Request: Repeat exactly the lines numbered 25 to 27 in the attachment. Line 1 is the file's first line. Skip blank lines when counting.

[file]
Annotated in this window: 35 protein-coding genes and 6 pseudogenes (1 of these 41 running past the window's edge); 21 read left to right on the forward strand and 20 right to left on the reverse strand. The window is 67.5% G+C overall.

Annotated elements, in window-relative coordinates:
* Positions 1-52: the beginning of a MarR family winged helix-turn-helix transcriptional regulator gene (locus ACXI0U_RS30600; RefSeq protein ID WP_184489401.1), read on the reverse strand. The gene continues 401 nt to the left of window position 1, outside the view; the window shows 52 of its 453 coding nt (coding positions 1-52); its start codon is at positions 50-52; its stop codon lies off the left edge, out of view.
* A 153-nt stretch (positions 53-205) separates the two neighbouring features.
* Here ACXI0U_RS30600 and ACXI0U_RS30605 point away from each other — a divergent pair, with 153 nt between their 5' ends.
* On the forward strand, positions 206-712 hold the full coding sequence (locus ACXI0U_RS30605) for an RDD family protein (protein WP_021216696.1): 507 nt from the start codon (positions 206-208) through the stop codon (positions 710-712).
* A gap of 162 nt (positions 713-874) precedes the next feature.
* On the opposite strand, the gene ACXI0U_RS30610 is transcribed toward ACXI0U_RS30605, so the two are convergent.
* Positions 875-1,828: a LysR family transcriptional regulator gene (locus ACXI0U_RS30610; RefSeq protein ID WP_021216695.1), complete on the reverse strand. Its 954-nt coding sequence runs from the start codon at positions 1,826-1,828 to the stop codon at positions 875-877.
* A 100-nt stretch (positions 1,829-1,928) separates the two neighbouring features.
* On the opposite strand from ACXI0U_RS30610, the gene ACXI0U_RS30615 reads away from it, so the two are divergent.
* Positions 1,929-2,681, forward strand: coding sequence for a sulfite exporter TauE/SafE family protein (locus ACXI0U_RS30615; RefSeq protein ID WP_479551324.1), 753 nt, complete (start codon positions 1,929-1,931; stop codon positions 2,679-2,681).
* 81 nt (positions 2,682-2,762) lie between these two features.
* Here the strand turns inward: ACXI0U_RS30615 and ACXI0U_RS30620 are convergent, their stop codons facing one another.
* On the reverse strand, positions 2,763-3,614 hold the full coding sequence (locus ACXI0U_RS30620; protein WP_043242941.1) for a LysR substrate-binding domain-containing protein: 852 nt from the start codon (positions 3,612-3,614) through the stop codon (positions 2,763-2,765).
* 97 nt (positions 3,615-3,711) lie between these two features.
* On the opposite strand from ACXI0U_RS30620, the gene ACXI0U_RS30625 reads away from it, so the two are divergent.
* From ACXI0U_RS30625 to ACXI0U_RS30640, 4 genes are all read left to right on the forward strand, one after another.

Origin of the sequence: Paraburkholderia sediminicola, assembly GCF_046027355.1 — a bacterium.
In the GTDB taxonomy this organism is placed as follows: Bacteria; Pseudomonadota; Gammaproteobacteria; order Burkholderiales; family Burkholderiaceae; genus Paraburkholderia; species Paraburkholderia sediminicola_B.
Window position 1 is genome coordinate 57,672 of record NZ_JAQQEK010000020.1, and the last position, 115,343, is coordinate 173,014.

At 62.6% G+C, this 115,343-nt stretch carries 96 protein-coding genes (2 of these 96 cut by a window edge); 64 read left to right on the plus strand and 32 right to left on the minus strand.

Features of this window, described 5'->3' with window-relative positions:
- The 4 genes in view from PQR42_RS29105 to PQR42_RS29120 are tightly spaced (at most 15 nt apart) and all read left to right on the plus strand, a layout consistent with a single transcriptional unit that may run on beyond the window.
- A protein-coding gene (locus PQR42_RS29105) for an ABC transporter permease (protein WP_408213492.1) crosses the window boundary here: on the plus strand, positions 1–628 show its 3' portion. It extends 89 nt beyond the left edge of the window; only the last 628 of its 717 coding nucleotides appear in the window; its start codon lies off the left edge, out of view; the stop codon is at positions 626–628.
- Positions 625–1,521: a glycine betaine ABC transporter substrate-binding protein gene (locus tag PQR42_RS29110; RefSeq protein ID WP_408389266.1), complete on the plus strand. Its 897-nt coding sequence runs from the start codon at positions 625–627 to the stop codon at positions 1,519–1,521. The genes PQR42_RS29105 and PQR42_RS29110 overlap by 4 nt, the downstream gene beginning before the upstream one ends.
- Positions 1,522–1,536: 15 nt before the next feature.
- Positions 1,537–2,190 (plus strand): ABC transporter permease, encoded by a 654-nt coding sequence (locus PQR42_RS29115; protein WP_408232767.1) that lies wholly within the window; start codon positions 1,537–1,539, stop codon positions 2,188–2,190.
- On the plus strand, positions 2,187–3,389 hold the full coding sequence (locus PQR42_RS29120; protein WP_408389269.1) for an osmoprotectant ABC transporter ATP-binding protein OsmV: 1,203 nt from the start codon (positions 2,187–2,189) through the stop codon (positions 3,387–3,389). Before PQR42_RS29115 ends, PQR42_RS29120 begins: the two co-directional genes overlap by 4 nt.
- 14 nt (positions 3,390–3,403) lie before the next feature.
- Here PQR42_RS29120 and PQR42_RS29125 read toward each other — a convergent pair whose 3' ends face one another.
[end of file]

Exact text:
- A protein-coding gene (locus PQR42_RS29105) for an ABC transporter permease (protein WP_408213492.1) crosses the window boundary here: on the plus strand, positions 1–628 show its 3' portion. It extends 89 nt beyond the left edge of the window; only the last 628 of its 717 coding nucleotides appear in the window; its start codon lies off the left edge, out of view; the stop codon is at positions 626–628.
- Positions 625–1,521: a glycine betaine ABC transporter substrate-binding protein gene (locus tag PQR42_RS29110; RefSeq protein ID WP_408389266.1), complete on the plus strand. Its 897-nt coding sequence runs from the start codon at positions 625–627 to the stop codon at positions 1,519–1,521. The genes PQR42_RS29105 and PQR42_RS29110 overlap by 4 nt, the downstream gene beginning before the upstream one ends.
- Positions 1,522–1,536: 15 nt before the next feature.